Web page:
I was trapped in this living tomb with my boots on fire; BSA WORKER'S AMAZING ESCAPE FROM THE GERMAN BOMBERS.
Work swings along merrily, and machines sing out their ceaseless tune, joined from time to time by strains of the latest dance tune from some budding crooner. All are intent on producing guns for the defence of our country.
Some of my colleagues look happy, cracking jokes with their neighbours. Others look sad - perhaps after receiving bad news of some loved one. The night is young. It is only 7.15pm.
But listen, there goes the siren, the signal that Jerry planes are within striking distance. Colleagues look at each other. Some chaff, some sneer, others look troubled.
Hundreds head for the shelters. Others, like me, carry on working. It's the same siren we have heard on scores of nights. Perhaps they will be driven off before they reach us.
There's work to do and money to be earned, so we carry on, although we see a steady stream of workers heading towards shelters, with coats and gas masks in their hands.
After they have gone, we settle to work, but not for long - the danger signal sounds at 7.30pm. Enemy planes are overhead dropping incendiary bombs and flares around the factory. It's time for us all to make a dash for it.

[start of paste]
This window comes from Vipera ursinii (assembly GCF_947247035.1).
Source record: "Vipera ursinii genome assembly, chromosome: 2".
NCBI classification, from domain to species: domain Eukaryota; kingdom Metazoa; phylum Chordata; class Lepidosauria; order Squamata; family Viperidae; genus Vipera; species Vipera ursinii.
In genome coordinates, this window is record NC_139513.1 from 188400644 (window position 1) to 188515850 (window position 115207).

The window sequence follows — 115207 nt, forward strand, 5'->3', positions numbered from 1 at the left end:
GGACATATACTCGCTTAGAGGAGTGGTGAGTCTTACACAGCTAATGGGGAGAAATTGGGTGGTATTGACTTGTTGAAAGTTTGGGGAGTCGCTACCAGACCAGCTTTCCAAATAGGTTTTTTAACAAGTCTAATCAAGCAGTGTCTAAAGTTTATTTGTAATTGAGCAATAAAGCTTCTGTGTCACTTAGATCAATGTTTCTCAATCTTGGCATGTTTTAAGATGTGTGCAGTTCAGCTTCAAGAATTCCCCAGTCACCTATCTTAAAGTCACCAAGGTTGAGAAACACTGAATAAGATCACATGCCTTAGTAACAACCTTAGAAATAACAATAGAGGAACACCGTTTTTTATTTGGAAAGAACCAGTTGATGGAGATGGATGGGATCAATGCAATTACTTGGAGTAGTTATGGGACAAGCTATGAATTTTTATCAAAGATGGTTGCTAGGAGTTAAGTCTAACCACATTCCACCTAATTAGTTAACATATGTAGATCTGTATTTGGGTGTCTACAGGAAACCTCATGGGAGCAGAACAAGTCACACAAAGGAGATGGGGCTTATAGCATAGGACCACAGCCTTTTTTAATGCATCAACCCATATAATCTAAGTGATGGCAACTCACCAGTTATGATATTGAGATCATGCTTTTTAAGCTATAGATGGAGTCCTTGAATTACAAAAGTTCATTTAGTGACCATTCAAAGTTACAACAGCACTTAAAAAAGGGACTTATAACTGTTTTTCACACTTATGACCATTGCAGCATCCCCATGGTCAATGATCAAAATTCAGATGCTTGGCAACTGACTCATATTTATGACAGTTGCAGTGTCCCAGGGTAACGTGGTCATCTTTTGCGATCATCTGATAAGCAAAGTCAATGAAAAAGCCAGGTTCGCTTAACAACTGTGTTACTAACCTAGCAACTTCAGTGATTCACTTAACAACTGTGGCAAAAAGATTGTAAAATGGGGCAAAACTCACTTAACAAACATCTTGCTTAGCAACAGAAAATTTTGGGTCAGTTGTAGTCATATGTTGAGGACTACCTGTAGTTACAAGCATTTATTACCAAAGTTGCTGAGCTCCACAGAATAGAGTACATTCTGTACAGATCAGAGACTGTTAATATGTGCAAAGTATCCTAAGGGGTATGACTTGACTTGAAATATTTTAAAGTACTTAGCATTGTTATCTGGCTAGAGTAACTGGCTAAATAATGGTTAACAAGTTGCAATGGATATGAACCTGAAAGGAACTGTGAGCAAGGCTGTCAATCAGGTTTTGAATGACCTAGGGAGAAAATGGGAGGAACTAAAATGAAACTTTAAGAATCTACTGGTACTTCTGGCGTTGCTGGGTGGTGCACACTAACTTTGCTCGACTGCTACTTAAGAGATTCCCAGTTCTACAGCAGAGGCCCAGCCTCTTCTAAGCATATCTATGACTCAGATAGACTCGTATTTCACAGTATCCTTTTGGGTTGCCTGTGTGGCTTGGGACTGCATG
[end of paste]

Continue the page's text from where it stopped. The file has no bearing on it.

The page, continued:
I collect my coat and mask. All the lights are off so we must escape in total darkness. My mate Charlie and I safely get down the stairs. Charlie is 65 and can't see in the dark, so relies on me for guidance.
We reach the foot of the stairs, but too late to get to the outside shelter so we go down into the basement - a place we have often sheltered in.
We hear thuds from outside, but is it bombs or guns? Women down here with us hope their children will be all right. Men hope their wives and families will be safe and sound.
Some laugh, some talk, some are quiet, having a hunch that anything can happen on such a night as this. Some eat, some sing as an accordion starts to play.
I sit and talk to old Charlie and the man next to me on our seat. Someone calls out to ask the time, and is told it's five minutes to eight. Some settle down to sleep, others sit and think.
Then comes a dull thud. Bright lights stab the darkness for a second, then a rumbling noise. It's as though the whole building is being crushed in a pair of huge pincers. A bomb has hit the outside wall and the whole building has collapsed like a pack of cards.
Hundreds of tons of machinery and brickwork have descended on us. I'm knocked out by a blow to the head.
How long I'm unconscious I do not know. I come round to find that my two companions have been killed, crushed to death beside me.
I take stock of myself, and am surprised to find nothing is broken, but one foot is held fast by something.
After an hour of struggling, I get my foot free. I'm hemmed in on all sides by a solid wall and roof of machinery,, concrete and brickwork that has come from above. I wriggle into a small space on the floor - about as large as a fireplace. How this small space came to be left clear near me must have been the hand of Providence.